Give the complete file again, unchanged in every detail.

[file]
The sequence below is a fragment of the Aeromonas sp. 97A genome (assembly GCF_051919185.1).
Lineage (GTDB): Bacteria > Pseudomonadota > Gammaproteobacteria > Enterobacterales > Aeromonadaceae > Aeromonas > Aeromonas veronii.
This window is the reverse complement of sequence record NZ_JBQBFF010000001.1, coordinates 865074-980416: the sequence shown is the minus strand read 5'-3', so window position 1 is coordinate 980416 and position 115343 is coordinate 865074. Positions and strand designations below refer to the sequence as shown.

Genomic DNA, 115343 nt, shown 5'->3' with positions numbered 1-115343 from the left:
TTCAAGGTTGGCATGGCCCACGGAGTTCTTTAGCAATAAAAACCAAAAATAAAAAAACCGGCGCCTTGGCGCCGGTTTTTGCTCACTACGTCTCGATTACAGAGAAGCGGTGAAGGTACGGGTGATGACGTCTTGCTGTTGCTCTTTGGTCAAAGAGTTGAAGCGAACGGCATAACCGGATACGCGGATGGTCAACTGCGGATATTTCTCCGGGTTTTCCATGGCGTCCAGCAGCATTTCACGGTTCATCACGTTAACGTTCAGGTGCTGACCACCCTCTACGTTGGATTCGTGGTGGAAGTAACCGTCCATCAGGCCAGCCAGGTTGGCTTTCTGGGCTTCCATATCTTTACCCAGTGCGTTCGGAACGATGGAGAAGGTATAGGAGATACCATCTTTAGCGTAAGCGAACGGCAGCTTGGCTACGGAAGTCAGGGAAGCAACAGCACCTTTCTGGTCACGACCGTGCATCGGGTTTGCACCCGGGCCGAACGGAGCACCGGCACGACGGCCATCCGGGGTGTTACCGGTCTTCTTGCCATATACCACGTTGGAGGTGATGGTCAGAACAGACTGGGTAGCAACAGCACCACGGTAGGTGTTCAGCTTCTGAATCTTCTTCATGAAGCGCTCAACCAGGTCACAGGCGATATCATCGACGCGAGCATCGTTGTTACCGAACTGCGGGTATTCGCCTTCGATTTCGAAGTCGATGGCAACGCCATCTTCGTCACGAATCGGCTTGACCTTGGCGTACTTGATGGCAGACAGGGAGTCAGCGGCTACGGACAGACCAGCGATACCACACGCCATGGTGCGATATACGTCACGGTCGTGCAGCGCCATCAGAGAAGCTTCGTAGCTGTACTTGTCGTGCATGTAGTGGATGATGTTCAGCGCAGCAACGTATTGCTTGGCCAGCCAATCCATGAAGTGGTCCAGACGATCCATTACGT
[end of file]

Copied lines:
The sequence below is a fragment of the Aeromonas sp. 97A genome (assembly GCF_051919185.1).
Lineage (GTDB): Bacteria > Pseudomonadota > Gammaproteobacteria > Enterobacterales > Aeromonadaceae > Aeromonas > Aeromonas veronii.
This window is the reverse complement of sequence record NZ_JBQBFF010000001.1, coordinates 865074-980416: the sequence shown is the minus strand read 5'-3', so window position 1 is coordinate 980416 and position 115343 is coordinate 865074. Positions and strand designations below refer to the sequence as shown.

Genomic DNA, 115343 nt, shown 5'->3' with positions numbered 1-115343 from the left:
TTCAAGGTTGGCATGGCCCACGGAGTTCTTTAGCAATAAAAACCAAAAATAAAAAAACCGGCGCCTTGGCGCCGGTTTTTGCTCACTACGTCTCGATTACAGAGAAGCGGTGAAGGTACGGGTGATGACGTCTTGCTGTTGCTCTTTGGTCAAAGAGTTGAAGCGAACGGCATAACCGGATACGCGGATGGTCAACTGCGGATATTTCTCCGGGTTTTCCATGGCGTCCAGCAGCATTTCACGGTTCATCACGTTAACGTTCAGGTGCTGACCACCCTCTACGTTGGATTCGTGGTGGAAGTAACCGTCCATCAGGCCAGCCAGGTTGGCTTTCTGGGCTTCCATATCTTTACCCAGTGCGTTCGGAACGATGGAGAAGGTATAGGAGATACCATCTTTAGCGTAAGCGAACGGCAGCTTGGCTACGGAAGTCAGGGAAGCAACAGCACCTTTCTGGTCACGACCGTGCATCGGGTTTGCACCCGGGCCGAACGGAGCACCGGCACGACGGCCATCCGGGGTGTTACCGGTCTTCTTGCCATATACCACGTTGGAGGTGATGGTCAGAACAGACTGGGTAGCAACAGCACCACGGTAGGTGTTCAGCTTCTGAATCTTCTTCATGAAGCGCTCAACCAGGTCACAGGCGATATCATCGACGCGAGCATCGTTGTTACCGAACTGCGGGTATTCGCCTTCGATTTCGAAGTCGATGGCAACGCCATCTTCGTCACGAATCGGCTTGACCTTGGCGTACTTGATGGCAGACAGGGAGTCAGCGGCTACGGACAGACCAGCGATACCACACGCCATGGTGCGATATACGTCACGGTCGTGCAGCGCCATCAGAGAAGCTTCGTAGCTGTACTTGTCGTGCATGTAGTGGATGATGTTCAGCGCAGCAACGTATTGCTTGGCCAGCCAATCCATGAAGTGGTCCAGACGATCCATTACGT